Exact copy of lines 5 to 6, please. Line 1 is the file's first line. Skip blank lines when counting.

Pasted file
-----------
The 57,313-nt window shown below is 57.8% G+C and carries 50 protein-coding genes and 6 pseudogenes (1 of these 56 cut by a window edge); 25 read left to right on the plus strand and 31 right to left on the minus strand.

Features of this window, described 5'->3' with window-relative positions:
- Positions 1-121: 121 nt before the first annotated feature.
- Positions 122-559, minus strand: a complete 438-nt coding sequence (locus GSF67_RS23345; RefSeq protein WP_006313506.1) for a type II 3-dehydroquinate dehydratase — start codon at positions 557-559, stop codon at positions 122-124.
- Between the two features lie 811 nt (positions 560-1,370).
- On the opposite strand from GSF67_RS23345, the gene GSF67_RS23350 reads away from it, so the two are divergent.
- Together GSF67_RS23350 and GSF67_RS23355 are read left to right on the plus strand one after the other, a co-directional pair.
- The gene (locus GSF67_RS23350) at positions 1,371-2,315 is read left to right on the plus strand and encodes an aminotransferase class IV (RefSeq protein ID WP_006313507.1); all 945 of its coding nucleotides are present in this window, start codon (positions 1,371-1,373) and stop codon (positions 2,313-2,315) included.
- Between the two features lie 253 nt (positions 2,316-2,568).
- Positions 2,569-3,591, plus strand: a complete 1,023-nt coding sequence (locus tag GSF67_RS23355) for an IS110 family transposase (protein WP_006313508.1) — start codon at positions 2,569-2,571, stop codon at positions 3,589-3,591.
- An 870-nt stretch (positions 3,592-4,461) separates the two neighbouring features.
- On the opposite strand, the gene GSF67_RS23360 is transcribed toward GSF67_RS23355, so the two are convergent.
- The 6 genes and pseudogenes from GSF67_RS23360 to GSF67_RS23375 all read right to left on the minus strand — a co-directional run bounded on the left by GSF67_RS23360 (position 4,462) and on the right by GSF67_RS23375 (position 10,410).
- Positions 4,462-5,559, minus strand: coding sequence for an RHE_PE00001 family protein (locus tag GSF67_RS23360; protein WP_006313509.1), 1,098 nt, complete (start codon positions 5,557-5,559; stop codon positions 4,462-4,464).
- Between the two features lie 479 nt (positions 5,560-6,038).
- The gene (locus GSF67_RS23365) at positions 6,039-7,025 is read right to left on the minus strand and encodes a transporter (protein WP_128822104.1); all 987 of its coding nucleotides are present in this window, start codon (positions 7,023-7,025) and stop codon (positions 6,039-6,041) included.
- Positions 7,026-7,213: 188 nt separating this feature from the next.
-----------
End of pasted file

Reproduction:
- Between the two features lie 811 nt (positions 560-1,370).
- On the opposite strand from GSF67_RS23345, the gene GSF67_RS23350 reads away from it, so the two are divergent.